Tokyo: Japan day 11

Wow, and now it’s the last day, or more accurately, also a half-day.

My last Airbnb place was slightly more capsule-y than the one in Hiroshima. Instead of curtains covering one of the longer sides of a queen, this one covered the foot of a full sized. This meant less privacy but it was also a better hostel in general in terms of decor and vibes, so I didn’t mind.

After checking out I headed first to Maruzen Maranouchi. Despite not being as tired, I still managed to get lost. I eventually made it there, and oh, it was worth.

The stationery floor also had a fountain pen area, with pricey-looking pens stowed behind a glass counter. After some hand wavy translation abilities from both our ends, I found out that the Pilot Metropolitan pen I was looking to buy was not sold, but instead had its Japan-only counterpart. I happily bought this pen in a cream-white marble color and a fine nib, a bottle of ink, and a few cartridges. The customer service was really great and this pen was definitely one of the best purchases on my trip based on the shopping experience and joy of it being my first fountain pen.

After this I headed over to Ginza, where I got some food at the MUJI flagship store. That’s right. MUJI.

The first Muji I’ve ever gone to was likely in LA the summer I was there. I thought it was a novel concept, a cool-looking minimalistic store touting the next and greatest in Japanese-style living. It was cool to finally see the store; the first time I heard about Muji was senior year when my compilers partner told me that they were amazing pens. Well, here I was, at HQ, ready to buy those pens.

Each floor was spotless, with ceiling-high shelves full of merchandise. There was floors and floors; floors of clothing, floors of food, floors of storage. I spent most of my time in the stationery floor, browsing the wares and filling my cart hoping (and adding prices) to meet that sweet tax-free minimum. It was an excellent adventure, and I had enough Muji pens for a good chunk of lifetime.

I hurried out of the store, suitcase bulging, ducking under cover from the bright sunlight, as I made my way towards where I was about a week ago, but this time it would be for udon. My friend AC had taken our chef’s advice and gone there, and he said it was good, and I was ready to find out. Frankly, I hadn’t had Japanese udon yet the entire trip, so it wouldn’t take much to please me.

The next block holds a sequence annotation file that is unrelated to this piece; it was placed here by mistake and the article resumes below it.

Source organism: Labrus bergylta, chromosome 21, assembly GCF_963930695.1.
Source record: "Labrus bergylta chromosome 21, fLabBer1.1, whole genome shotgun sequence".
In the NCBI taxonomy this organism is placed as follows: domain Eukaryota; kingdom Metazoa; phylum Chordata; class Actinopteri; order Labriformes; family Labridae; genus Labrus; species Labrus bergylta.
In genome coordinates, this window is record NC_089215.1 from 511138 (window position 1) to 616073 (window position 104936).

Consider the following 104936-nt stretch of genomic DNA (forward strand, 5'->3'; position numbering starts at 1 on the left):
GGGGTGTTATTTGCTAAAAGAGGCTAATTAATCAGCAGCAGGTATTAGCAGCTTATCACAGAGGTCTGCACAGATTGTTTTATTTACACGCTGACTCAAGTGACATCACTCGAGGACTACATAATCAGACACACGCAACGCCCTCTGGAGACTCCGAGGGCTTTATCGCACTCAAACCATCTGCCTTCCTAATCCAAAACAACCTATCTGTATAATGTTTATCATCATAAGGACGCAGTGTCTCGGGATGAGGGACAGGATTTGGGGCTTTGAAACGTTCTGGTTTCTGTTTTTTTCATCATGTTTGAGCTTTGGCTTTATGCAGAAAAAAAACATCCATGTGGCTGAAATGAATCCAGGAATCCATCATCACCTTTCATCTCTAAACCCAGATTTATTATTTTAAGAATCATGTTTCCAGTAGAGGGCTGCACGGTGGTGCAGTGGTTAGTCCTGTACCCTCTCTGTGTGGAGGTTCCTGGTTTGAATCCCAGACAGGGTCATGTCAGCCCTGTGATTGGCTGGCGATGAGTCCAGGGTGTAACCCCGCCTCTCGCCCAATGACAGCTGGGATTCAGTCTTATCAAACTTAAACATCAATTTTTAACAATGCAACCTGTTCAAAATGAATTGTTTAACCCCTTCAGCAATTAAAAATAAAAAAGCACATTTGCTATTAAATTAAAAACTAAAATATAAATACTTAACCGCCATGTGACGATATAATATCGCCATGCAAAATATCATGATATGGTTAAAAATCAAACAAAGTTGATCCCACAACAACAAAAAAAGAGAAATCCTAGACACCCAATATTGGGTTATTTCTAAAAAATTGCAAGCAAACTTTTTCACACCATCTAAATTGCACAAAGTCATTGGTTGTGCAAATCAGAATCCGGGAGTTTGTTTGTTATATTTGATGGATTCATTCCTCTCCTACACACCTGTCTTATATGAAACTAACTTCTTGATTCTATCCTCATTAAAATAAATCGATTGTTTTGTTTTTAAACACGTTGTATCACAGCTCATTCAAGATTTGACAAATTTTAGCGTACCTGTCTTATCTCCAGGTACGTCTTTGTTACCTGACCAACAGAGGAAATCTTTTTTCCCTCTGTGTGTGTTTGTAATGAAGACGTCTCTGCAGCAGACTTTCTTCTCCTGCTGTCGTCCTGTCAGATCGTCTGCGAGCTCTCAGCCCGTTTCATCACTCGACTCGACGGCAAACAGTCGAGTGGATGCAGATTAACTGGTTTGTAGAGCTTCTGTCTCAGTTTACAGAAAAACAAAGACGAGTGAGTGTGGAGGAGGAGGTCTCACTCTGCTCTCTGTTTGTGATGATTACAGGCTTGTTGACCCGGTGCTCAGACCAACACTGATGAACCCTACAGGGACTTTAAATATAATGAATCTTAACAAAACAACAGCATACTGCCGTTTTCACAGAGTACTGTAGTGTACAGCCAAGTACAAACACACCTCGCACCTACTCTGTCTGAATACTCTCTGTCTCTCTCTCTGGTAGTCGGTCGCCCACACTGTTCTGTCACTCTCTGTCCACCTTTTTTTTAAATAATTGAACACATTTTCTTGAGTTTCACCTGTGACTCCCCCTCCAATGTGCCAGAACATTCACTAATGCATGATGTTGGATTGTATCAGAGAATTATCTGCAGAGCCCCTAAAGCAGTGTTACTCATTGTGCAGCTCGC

I got a standard udon meal with two dipping sauces, one miso and one soy. The miso one was a little too thick and flavorful for my mood, but the soy one hit the spot – the perfect amount of sweet, salty, savory, and lightness coated over the chilled noodles really hit the spot. I also got tempura with it, which was a nice contrast. I was worried at first that lunch would take a while, but honestly the food disappeared from my plate way too fast. I savored my bites towards the end, realizing that this would be my last meal on the streets of Japan.

Tokyo Station was a little more friendly the second time around. I get my luggage from storage and find my platform. Another American traveler mentioned that she had a reserved ticket, which threw me into temporary chaos when I realized that I too would need a reserved ticket. I lug my burdens around to the ticket counter floors above, make the next train, and am still making good enough time. A huge relief, really – it would really suck to miss an international flight.

The train was fast, and I forgot to look outside too carefully, noticing only when the city disappeared and we were deep in forest, reminding me of the trip from the airport into the city. I was exhausted from my travels and was extremely relieved to be on the plane, and even more happy that it was a shorter leg, despite including a layover.

My layover in Calgary proved to be more fun than expected; I met a Cornell student in the lounge, wrote half a dozen blog posts about Japan, and munched. There was also a lot of natural light which helped me stay awake in hopes of winning more against the eventual jetlag. The rest of my travel passed by quickly.

And finally, I was home. Suitcases full of goodies, a mind full of good memories, a heart happy to be back.

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